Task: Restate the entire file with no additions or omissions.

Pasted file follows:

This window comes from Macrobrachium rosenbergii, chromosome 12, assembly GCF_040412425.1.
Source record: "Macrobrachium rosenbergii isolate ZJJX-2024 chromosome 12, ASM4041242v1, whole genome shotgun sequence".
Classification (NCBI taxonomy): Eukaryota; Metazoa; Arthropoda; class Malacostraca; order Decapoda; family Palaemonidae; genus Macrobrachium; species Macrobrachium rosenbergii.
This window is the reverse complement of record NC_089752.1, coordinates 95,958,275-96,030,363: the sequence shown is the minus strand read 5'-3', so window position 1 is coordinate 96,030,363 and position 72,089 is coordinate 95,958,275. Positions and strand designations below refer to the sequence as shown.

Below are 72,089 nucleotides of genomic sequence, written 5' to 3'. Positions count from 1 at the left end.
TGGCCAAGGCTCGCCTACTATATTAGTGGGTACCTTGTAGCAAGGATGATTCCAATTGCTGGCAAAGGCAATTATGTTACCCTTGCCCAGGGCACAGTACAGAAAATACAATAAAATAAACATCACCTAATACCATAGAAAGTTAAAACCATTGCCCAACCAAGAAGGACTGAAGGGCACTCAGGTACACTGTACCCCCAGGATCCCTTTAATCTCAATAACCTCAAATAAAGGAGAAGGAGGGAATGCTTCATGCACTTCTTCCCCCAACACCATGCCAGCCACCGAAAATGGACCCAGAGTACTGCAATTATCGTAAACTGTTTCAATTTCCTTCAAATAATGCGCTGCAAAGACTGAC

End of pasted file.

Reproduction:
This window comes from Macrobrachium rosenbergii, chromosome 12, assembly GCF_040412425.1.
Source record: "Macrobrachium rosenbergii isolate ZJJX-2024 chromosome 12, ASM4041242v1, whole genome shotgun sequence".
Classification (NCBI taxonomy): Eukaryota; Metazoa; Arthropoda; class Malacostraca; order Decapoda; family Palaemonidae; genus Macrobrachium; species Macrobrachium rosenbergii.
This window is the reverse complement of record NC_089752.1, coordinates 95,958,275-96,030,363: the sequence shown is the minus strand read 5'-3', so window position 1 is coordinate 96,030,363 and position 72,089 is coordinate 95,958,275. Positions and strand designations below refer to the sequence as shown.

Below are 72,089 nucleotides of genomic sequence, written 5' to 3'. Positions count from 1 at the left end.
TGGCCAAGGCTCGCCTACTATATTAGTGGGTACCTTGTAGCAAGGATGATTCCAATTGCTGGCAAAGGCAATTATGTTACCCTTGCCCAGGGCACAGTACAGAAAATACAATAAAATAAACATCACCTAATACCATAGAAAGTTAAAACCATTGCCCAACCAAGAAGGACTGAAGGGCACTCAGGTACACTGTACCCCCAGGATCCCTTTAATCTCAATAACCTCAAATAAAGGAGAAGGAGGGAATGCTTCATGCACTTCTTCCCCCAACACCATGCCAGCCACCGAAAATGGACCCAGAGTACTGCAATTATCGTAAACTGTTTCAATTTCCTTCAAATAATGCGCTGCAAAGACTGAC